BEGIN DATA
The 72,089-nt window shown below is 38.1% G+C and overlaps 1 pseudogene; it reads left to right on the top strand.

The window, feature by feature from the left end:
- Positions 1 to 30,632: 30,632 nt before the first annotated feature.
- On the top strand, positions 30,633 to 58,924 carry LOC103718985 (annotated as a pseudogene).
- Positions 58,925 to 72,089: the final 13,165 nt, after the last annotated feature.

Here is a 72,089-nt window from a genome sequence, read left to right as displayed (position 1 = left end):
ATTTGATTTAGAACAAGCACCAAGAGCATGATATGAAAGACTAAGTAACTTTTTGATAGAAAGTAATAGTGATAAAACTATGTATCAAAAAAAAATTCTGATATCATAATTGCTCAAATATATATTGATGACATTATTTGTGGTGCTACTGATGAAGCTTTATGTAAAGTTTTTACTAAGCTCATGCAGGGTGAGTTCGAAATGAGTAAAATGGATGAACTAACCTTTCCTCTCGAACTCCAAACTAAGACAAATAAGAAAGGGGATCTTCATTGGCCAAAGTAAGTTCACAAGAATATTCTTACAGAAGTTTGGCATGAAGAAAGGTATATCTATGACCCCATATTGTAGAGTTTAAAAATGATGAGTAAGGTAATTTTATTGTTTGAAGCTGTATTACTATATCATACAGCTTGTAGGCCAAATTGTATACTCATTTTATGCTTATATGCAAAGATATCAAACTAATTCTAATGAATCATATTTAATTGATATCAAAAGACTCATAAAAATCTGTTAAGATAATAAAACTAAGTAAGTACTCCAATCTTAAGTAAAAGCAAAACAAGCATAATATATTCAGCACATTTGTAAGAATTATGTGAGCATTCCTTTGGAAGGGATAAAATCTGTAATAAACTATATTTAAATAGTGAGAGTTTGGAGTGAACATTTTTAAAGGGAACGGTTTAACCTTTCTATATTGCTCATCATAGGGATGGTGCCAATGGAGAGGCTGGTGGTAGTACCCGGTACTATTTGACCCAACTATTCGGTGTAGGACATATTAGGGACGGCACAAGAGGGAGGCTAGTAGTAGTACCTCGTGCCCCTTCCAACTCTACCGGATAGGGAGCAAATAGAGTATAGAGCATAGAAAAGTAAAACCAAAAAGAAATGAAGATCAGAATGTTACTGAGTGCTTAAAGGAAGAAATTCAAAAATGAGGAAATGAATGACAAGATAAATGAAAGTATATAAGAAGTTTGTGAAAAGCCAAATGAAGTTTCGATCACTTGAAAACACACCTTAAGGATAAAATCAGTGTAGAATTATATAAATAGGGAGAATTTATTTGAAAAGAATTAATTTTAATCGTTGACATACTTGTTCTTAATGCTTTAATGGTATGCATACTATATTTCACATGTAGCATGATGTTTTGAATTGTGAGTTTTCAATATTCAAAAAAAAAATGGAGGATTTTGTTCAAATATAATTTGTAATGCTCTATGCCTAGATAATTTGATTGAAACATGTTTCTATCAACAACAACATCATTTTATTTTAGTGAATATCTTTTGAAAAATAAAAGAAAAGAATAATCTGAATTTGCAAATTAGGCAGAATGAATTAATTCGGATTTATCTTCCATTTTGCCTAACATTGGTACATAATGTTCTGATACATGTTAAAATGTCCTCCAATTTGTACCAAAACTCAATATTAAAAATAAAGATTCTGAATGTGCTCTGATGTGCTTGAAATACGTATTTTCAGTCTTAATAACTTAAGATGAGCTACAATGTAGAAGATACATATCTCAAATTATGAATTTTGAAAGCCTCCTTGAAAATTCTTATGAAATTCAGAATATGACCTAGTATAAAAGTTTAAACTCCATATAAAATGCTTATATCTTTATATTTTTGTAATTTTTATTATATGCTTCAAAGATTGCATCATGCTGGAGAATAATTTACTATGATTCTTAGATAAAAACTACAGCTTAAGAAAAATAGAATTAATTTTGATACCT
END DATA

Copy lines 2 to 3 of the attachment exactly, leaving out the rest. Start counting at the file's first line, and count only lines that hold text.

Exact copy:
The window, feature by feature from the left end:
- Positions 1 to 30,632: 30,632 nt before the first annotated feature.